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Monthly Archives: April 2012

Psst, thanks for visiting this space! Sorry we haven’t had much time to update because we’re half the world apart (again): and drowning under heaps and heaps of work. These were taken in a little cafe in Prague while I was fiddling around with the camera. We were having eggs and toast some kinda float! Looking at these pictures made me smile, really, really wide. Come home soon, G. ImageImage

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The Moluccas Room 
10 Bayfront Ave
The Shoppes at Marina Bay Sands
Singapore 018970
Tel: 6688 7367



Sate Angus Rica-Rica  These beef skewers were marinated with a fragrant blend of ginger, lemongrass, lime and red chilli. They were exceptional and a definite must try if you decide to visit Moluccas. The meat was tender and the sauce that came along with it added lots of flavor.

For our mains, we had a few other dishes which were pleasant but nothing too special. Some of them were a little heavy on the salt side. 
– Ayam Sakura Tangkap Aceh Selada Mangga
Tangy green mango salad and aceh styled deep fried shrimp paste marinated chicken chunks garnished with a mix of aromatic fresh herbs and crispy shallot flakes.
– Confit Sakura Ayam Tuturaga
A light citrusy confit chicken curry from the Northern Sulawesi region
– Angus Steak Rendang
Tender beef steak tenderloin topped with Javanese style rendang curry sauce
We took a night walk by the bay front and had some cheesecake from Coffeebean for desserts after. Singapore’s skyline looks quite pretty, doesn’t it?

Johore Road Boon Kee Pork Porridge
Blk 638 Veerasamy Road
#01-101
62969100

This is our weekend guilty pleasure after church on Sundays with our usual bunch of friends. We like to trick ourselves into thinking that porridge is inherently healthy, but porridge like this probably isn’t. This is the Hainanese variety – middle-thickness viscosity with juicy bits of pork, liver and dough fritters (youtiao) floating around in it. There is the additional option of cracking a raw egg into it and letting the porridge cook it through. Swig some pepper and light soya sauce into it and there you have it! Nom.

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Thanksgiving is a wonderful time of the year to be in New York. When we visited in November 2010 we couldn’t help but be infected by the joyous cheer in the air ourselves, with the festive feasting helping us along the way. I certainly waddled back home feeling chubbier and happier than whence I came. We had the pleasure of having some gastronomically curious friends on the trip with us, with spot-on recommendations of reaaa-lly good places to eat at.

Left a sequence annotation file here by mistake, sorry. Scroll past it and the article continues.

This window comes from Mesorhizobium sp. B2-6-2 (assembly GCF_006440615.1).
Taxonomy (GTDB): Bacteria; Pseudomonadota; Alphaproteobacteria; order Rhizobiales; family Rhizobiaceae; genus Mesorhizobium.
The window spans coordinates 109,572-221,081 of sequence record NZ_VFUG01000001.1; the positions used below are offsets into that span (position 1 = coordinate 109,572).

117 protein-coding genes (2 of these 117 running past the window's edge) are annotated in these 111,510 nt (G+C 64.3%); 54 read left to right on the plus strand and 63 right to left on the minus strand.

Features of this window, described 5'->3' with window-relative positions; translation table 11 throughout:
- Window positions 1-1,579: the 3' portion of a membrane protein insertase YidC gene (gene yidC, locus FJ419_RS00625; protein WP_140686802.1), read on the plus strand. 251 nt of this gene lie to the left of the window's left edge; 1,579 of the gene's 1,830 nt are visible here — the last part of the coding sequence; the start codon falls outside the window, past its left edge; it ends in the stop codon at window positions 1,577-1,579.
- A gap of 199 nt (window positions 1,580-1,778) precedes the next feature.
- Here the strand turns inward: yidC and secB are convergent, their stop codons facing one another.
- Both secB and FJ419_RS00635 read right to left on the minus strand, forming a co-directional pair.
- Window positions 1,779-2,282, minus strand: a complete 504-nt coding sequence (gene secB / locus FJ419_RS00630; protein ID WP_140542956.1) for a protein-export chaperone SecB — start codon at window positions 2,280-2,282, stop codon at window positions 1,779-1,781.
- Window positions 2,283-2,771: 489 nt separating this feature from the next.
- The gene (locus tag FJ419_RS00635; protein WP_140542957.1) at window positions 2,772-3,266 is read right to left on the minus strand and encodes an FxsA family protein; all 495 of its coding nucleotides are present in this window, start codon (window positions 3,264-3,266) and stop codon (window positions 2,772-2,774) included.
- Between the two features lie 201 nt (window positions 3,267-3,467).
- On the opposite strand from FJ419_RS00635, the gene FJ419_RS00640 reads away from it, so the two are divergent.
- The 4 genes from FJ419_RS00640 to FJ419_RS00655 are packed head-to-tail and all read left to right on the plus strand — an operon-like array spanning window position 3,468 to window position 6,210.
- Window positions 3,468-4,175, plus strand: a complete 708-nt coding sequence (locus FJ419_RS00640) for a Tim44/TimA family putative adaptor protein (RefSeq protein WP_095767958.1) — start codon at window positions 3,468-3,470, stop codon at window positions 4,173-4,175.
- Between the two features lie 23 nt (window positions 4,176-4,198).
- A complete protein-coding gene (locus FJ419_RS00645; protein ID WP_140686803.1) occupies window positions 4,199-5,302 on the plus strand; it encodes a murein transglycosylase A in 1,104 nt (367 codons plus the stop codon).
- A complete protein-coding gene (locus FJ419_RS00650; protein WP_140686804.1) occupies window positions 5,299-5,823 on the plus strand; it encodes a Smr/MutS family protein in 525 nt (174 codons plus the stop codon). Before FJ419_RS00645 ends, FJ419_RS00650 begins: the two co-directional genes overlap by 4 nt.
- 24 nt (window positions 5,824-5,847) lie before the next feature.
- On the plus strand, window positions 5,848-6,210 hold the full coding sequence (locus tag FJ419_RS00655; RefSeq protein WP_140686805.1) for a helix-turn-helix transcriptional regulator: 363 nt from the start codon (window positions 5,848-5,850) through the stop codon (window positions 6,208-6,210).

Jojo
160 E. 64th St., New York, NY 10021
nr. Lexington Ave.

Thanksgiving Day itself was spent at Jojo. There was a traditional turkey carving + stuffing option on the menu, but the beef medallion was just too good to pass up.

Kyotofu
705 Ninth Avenue (Cross Streets West 48th Street)
New York NY 10019

I have an incurable sweet-tooth, with an especially soft spot for soya beancurd desserts. The dessert trio that my friends ordered satisfied my craving perfectly. The black sesame biscotti and the miso-caramel cream thing with the chocolate cake were particularly inspired.

Balthazar
80 Spring Street
New York NY 10019

Balthazar is worth a visit on its own for a look at its interior decor. We can’t really say much about the food as we only went there for pastries, croissants on coffee. They were nice. The premises are big, with the bakery and the restaurant situated in different sections of the restaurant. To an extent the place reminded me of the grand cafes and konditoreis Gloria and I visited in Austria recently, where one must not simply be seen to eat, but moreover to eat in style. It was a pity I wasn’t allowed to take more photos of the dining room – shortly after I took the shot below the manager came scurrying over to tell me photography wasn’t permitted on the premises.